Making Operational Risk Management (ORM) Work For You
Operational Risk Management (ORM) is a methodology for putting oversight and strategy into place, to effectively manage the risks which every business faces. Described as ‘the risk of loss resulting from inadequate or failed internal processes, people and systems, or from external events’, ORM covers all the risks that need to be managed for the business to sustain itself and its competitiveness. Businesses have had to transform rapidly in the past two years, and there is a general air of uncertainty in the environment. Companies have been able to achieve global outreach with the aid of technology, but this comes with a different set of problems.
Also, the supply chain – and its multiple, varied challenges – has become larger, more complex and extensive. Ideally, an organisation will want to achieve all the objectives it has set out in its mission and vision but the reality may differ somewhat. A good starting point will be the prioritisation of risks, and aligning these to the firm’s existing resources. Calculating a risk in terms of costs and benefits is one way of enabling the targeting of mitigation efforts. But to really put ORM in place effectively, the backing of the organisation’s top management and leadership is a must. This needs to be supported by an organisational risk culture, and employees who are trained in risk-based thinking.
Completely eliminating operational risk is not possible; the focus should therefore be on reduction and mitigation. ORM needs to be an ongoing activity because risks are constant and dynamic. Also, there may be repercussions that are difficult to quantify, such as disruptions to delivery schedules that annoy customers and damage the organisation’s reputation. Tools and techniques which work for one situation may not work for another. Hence the risks (and opportunities) that need mitigation have to be assessed based on the best information available at the material time. Stakeholders expect the best solutions. Thus, stringent documentation and regular communication are imperative.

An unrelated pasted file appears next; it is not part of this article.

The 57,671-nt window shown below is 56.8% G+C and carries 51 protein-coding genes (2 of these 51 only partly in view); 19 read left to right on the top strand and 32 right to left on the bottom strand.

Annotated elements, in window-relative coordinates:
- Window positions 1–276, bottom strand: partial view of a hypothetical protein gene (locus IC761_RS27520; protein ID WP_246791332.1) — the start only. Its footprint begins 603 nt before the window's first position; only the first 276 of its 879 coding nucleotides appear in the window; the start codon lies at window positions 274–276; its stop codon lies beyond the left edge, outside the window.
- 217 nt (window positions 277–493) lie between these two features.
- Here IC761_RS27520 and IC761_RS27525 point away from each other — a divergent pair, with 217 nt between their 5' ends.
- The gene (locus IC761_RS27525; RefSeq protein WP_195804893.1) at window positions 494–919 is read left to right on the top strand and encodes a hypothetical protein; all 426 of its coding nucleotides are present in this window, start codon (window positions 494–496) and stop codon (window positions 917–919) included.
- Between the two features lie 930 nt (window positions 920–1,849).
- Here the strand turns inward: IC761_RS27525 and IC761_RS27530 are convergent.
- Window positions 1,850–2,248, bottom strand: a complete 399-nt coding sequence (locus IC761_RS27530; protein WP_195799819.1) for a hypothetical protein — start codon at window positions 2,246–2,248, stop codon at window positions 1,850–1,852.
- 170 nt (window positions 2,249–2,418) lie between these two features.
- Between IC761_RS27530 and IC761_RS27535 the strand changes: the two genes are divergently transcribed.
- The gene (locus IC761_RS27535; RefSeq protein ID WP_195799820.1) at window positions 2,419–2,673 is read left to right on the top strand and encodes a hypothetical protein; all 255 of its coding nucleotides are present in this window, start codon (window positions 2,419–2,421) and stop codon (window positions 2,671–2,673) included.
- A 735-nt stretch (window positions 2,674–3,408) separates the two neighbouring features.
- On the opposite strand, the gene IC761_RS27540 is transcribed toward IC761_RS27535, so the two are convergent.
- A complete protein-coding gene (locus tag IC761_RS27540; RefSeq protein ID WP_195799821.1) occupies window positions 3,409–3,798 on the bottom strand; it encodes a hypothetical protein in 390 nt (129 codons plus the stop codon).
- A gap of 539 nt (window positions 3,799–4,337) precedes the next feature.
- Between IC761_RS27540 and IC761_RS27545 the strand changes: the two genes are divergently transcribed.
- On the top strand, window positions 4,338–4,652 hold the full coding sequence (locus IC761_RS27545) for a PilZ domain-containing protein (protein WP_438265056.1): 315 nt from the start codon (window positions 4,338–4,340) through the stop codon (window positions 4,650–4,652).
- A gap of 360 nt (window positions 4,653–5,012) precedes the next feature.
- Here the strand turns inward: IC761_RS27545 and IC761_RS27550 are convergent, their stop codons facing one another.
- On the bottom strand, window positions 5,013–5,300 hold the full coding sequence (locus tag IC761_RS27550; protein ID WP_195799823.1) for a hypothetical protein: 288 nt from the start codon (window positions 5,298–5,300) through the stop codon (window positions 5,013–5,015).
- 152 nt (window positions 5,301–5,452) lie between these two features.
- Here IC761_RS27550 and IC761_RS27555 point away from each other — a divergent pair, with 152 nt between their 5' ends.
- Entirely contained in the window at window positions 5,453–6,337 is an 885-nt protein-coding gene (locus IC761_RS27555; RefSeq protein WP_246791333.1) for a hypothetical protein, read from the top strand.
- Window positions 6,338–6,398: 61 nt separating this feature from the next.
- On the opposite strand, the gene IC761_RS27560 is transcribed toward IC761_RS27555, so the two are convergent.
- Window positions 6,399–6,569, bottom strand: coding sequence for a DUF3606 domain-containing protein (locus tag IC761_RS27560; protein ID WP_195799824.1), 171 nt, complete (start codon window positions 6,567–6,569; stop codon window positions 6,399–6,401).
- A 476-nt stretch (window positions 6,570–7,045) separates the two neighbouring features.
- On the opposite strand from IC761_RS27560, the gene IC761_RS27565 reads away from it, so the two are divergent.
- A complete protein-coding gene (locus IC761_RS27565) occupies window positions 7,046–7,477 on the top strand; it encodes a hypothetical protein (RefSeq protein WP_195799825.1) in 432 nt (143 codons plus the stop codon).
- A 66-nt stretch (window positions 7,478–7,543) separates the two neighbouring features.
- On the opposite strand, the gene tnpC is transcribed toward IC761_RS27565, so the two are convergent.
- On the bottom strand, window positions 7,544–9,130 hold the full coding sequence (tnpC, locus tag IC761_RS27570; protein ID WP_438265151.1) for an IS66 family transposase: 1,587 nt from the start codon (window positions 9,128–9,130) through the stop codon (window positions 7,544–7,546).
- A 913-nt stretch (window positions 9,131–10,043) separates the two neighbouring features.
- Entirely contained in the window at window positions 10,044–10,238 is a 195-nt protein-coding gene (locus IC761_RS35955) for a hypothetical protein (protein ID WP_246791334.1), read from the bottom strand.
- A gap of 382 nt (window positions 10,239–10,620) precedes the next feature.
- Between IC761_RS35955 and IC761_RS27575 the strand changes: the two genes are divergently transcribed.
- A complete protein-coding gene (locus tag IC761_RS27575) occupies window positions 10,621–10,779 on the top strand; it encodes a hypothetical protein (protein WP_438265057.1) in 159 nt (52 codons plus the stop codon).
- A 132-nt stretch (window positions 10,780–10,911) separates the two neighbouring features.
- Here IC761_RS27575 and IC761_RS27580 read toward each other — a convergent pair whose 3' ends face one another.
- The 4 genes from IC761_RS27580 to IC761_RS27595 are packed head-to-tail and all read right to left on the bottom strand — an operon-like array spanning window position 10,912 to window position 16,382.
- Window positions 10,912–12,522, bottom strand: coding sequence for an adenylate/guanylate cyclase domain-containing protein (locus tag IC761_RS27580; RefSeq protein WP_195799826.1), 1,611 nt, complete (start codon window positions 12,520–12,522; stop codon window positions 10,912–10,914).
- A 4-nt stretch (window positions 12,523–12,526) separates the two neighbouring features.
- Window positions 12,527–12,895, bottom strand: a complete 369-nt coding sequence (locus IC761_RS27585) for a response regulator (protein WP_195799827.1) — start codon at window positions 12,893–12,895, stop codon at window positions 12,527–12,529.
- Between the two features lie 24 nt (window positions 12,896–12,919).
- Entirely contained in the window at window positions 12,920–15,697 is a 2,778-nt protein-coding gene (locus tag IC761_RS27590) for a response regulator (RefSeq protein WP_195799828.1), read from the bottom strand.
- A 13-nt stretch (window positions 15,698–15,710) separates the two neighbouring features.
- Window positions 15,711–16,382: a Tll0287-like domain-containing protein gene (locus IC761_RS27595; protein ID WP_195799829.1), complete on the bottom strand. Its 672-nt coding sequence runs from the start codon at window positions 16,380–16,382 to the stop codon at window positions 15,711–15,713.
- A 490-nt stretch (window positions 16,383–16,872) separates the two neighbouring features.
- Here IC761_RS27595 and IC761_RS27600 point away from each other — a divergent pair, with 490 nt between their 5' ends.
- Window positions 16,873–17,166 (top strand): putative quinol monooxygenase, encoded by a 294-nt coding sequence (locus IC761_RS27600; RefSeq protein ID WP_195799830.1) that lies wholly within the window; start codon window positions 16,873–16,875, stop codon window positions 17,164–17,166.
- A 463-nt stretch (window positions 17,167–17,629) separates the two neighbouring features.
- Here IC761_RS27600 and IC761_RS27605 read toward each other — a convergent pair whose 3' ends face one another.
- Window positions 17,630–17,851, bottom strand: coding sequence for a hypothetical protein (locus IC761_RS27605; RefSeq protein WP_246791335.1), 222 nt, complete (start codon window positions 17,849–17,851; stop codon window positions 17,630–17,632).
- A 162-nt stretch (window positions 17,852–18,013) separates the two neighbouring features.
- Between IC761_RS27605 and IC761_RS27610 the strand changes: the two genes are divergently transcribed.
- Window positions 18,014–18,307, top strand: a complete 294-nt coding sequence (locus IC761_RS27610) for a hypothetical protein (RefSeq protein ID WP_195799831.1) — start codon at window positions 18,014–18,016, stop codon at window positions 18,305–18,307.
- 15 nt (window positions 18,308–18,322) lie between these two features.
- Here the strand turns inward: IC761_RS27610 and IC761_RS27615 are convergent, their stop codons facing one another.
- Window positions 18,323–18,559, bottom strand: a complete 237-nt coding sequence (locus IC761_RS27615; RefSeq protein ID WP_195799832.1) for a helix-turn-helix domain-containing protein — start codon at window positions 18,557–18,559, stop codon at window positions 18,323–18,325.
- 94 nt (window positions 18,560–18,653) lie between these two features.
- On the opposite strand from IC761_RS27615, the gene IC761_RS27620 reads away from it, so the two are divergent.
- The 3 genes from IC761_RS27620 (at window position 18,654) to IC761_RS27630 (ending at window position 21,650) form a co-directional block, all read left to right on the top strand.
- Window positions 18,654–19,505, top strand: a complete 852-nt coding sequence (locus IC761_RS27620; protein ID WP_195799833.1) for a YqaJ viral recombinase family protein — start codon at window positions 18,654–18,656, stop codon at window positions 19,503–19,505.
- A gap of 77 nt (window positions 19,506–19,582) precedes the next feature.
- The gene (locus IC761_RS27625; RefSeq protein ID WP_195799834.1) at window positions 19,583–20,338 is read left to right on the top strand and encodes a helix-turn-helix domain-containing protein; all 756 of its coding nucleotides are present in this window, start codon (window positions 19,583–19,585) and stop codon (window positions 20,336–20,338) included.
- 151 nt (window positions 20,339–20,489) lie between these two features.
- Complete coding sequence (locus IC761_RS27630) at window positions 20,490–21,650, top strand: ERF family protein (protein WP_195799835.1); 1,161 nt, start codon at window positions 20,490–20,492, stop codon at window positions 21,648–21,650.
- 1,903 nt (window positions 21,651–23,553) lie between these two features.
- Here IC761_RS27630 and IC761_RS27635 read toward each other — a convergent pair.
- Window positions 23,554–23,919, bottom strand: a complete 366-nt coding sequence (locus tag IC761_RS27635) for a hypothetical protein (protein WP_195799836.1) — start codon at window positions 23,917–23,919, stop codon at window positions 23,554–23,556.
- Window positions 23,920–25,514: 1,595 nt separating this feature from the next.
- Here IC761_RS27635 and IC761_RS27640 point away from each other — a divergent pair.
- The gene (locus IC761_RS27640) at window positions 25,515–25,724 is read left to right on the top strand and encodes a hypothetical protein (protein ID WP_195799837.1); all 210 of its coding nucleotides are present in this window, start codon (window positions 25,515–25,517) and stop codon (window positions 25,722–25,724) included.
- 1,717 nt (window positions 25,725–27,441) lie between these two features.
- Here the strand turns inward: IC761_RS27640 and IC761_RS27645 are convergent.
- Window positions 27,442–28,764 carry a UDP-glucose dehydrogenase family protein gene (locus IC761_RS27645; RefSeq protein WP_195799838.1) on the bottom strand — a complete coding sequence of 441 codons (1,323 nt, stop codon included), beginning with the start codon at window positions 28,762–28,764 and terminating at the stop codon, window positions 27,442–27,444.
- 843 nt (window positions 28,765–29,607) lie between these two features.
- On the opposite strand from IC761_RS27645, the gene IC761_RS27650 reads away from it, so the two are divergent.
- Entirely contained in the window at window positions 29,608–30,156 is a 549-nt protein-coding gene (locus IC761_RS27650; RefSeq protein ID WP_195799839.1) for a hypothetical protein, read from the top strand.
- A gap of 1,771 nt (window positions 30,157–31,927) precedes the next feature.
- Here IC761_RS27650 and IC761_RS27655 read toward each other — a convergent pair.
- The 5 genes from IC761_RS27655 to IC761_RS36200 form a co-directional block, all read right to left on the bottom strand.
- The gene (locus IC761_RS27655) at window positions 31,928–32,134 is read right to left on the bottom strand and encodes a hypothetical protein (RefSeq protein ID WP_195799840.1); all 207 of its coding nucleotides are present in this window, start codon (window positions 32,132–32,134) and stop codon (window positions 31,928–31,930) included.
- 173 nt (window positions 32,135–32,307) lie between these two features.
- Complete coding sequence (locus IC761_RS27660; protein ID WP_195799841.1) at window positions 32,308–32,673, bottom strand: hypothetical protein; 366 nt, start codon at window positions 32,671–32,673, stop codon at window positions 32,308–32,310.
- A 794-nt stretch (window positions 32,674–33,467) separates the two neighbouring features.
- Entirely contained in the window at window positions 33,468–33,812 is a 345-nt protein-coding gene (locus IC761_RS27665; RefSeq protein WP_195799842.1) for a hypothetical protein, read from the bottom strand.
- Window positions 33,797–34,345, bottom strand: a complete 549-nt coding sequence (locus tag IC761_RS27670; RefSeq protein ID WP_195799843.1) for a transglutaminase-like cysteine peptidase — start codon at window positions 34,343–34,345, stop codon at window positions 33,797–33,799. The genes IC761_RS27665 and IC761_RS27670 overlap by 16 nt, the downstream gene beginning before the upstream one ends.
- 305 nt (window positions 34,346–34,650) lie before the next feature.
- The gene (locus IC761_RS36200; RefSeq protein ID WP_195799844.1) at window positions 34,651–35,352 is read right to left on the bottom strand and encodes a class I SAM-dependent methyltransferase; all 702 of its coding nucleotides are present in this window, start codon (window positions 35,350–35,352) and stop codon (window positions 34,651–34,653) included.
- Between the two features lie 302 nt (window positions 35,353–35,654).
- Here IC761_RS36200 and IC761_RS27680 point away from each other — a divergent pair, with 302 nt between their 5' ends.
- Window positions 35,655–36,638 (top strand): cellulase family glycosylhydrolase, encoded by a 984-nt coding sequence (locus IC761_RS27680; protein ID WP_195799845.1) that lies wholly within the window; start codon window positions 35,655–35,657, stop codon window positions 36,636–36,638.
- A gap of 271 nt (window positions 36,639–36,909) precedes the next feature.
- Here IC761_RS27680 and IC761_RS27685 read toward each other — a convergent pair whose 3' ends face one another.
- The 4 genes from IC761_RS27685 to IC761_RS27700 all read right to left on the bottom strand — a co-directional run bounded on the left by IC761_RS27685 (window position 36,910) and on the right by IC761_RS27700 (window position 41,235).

Besides starting the process of developing an ORM strategy by cultivating an in-depth understanding of the organisation, valuable lessons can also be learned, for instance, from the chain of causality that resulted in the firm’s financial or reputational loss. Hence the need for proper, accurate, and complete documentation, as this kind of information supports decision-making. It also helps in identifying the right kind of controls to put in place for mitigation, and can indicate when accepting the risk may be more beneficial than bearing the cost. Ensuring ORM works for the firm means thorough planning, in addition to comprehensive understanding.
The benefits of ORM are extensive. It helps the organisation improve the reliability of business operations and the effectiveness of risk management, besides strengthening the decision-making process where risk is involved. It also has the ability to reduce losses caused by poorly managed or poorly-identified risks, and identify possible fraud and other unlawful activities. This ultimately results in lower compliance costs and reduction in potential damage from future risks. Best practices in ORM abound but it is ultimately up to the company itself to decide what will work for it, and how it will ensure that the right measures are put in place to keep it sustainable, growing and competitive.